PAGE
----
How spatial segregation changes over time: Sorting out the sorting processes

Bailey, N. (2012) How spatial segregation changes over time: Sorting out the sorting processes. Environment and Planning A, 44(3), pp. 705-722. (doi:10.1068/a44330)

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Although there is strong evidence that segregation on socio-economic lines has risen in the many countries over the last few decades, comparatively little is known about the processes by which this happens. While it is often assumed that selective migration is the dominant process, this is rarely demonstrated. This paper proposes a more comprehensive framework to analyse processes driving changes in segregation a ‘neighbourhood accounts’ framework. The framework is tested using data from the Scottish Longitudinal Study for 1991-2001, focussing on the working-age population. Contrary to what many have assumed, selective migration is shown to have only a very weak impact on changes in spatial segregation and is certainly not the dominant factor, at least in this particular context. The effects of ageing or cohort replacement and of uneven rates of status change or social mobility appear much more important. This raises important issues for policies to tackle segregation.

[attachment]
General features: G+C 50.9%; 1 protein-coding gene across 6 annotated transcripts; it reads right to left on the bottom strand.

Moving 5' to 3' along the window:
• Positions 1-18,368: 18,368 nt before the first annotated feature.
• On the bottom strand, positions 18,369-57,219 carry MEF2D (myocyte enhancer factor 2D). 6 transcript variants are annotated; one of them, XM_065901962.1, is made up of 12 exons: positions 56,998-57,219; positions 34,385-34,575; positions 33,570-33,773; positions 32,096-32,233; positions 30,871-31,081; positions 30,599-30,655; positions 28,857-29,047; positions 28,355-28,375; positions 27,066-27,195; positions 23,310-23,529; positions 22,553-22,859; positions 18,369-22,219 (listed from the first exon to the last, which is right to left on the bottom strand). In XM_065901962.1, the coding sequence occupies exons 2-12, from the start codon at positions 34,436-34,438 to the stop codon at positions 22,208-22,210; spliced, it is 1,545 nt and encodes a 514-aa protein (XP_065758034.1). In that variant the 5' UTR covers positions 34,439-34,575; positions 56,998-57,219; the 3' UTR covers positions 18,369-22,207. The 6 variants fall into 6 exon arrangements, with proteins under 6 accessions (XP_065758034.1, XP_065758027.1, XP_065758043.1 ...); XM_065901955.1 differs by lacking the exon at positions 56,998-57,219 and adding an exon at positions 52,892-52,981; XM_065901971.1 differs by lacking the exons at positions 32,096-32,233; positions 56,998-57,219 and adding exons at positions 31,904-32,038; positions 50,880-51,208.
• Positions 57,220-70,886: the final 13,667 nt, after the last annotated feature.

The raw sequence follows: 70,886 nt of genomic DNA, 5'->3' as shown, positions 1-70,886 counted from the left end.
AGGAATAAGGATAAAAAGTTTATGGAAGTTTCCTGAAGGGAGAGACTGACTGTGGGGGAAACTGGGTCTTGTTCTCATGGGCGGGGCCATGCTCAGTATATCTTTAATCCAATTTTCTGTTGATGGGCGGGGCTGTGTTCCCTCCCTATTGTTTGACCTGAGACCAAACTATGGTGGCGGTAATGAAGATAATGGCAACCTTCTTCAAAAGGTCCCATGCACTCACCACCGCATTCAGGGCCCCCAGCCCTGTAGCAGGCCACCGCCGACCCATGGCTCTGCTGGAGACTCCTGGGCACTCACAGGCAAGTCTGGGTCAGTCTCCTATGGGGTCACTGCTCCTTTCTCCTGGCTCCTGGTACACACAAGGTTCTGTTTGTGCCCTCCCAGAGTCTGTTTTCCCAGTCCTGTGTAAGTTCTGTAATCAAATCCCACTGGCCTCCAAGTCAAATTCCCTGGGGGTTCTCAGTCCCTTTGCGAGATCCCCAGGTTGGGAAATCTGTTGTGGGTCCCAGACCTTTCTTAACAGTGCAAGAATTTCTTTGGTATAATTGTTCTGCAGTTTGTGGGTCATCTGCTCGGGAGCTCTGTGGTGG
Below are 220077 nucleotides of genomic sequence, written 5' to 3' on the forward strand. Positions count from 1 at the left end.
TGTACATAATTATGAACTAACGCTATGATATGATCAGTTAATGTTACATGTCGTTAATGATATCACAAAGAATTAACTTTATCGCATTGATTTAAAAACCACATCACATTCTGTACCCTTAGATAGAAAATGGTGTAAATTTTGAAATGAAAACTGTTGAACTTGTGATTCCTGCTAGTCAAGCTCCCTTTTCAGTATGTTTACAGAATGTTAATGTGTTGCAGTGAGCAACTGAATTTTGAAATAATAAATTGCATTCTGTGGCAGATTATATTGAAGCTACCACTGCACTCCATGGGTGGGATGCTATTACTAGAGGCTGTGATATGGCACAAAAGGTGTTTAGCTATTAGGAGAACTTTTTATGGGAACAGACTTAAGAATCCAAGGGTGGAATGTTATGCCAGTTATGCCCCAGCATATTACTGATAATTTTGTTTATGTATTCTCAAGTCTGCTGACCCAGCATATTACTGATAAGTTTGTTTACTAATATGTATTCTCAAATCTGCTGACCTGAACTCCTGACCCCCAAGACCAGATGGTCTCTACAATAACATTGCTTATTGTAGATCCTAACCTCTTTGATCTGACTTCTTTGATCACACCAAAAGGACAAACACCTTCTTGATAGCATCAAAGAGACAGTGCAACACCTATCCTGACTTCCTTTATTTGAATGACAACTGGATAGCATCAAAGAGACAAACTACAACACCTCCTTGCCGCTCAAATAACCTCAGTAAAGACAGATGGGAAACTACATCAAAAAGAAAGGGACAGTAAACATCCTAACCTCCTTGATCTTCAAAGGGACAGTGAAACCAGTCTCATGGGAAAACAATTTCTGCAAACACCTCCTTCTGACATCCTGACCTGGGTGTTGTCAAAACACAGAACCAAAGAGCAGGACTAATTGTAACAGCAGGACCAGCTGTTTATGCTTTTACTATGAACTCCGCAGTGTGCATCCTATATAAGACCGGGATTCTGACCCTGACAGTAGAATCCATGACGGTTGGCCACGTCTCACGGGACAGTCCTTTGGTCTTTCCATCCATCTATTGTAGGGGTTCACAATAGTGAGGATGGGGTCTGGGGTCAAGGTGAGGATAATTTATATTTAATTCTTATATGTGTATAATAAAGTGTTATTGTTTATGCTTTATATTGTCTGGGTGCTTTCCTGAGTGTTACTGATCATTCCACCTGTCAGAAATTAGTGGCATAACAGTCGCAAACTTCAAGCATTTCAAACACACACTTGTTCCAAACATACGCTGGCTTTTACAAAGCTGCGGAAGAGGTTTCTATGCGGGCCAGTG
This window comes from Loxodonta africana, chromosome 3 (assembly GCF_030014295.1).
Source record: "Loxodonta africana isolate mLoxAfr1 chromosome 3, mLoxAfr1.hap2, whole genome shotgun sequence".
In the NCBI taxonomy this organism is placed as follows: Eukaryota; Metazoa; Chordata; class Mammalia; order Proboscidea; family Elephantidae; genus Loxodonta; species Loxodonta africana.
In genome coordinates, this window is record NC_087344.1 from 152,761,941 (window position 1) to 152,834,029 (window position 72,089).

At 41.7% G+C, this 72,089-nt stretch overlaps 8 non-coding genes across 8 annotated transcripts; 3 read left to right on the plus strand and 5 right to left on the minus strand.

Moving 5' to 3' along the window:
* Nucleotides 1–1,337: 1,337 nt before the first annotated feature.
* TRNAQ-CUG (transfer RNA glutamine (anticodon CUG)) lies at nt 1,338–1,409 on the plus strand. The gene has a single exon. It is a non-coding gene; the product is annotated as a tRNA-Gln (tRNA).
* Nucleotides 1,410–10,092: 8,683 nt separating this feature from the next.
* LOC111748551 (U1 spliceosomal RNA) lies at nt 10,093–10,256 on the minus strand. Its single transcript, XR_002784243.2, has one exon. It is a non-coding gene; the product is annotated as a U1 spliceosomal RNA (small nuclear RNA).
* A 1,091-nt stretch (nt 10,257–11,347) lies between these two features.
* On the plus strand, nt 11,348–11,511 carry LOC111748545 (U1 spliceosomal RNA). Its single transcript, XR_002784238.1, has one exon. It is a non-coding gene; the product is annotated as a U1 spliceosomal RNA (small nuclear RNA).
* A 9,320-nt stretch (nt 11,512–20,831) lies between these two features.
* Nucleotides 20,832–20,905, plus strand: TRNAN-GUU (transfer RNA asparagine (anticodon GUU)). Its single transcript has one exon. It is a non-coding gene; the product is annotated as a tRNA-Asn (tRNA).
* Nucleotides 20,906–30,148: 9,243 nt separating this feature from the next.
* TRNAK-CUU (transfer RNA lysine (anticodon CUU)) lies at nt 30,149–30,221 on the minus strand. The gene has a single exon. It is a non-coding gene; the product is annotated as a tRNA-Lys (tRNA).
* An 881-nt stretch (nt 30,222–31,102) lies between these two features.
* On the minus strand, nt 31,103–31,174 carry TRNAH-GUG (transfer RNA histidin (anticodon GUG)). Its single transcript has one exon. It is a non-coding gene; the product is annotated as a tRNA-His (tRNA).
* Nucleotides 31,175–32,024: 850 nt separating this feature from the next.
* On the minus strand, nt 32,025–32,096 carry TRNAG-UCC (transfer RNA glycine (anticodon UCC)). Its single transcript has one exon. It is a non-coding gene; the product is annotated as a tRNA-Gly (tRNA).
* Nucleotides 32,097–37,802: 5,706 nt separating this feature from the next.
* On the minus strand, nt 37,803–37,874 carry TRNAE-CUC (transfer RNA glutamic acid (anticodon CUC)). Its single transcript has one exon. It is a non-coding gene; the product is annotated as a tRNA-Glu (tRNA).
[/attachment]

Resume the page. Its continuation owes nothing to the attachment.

Item Type:Articles
Additional Information:The definitive, peer-reviewed and edited version of this article is published in this journal via doi: 10.1068/a44330
Keywords:Spatial segregation, Neighbourhood change, Neighbourhood dynamics, Selective migration, Residential mobility, Scottish Longitudinal Study
Glasgow Author(s) Enlighten ID:Bailey, Professor Nick
Authors: Bailey, N.
College/School:College of Social Sciences > School of Social and Political Sciences > Urban Studies
Journal Name:Environment and Planning A
ISSN (Online):1472-3409
Copyright Holders:Copyright © 2012 Pion
First Published:First published in Environment and Planning A 2012 44(3):705-722
Publisher Policy:Reproduced in accordance with the copyright policy of the publisher

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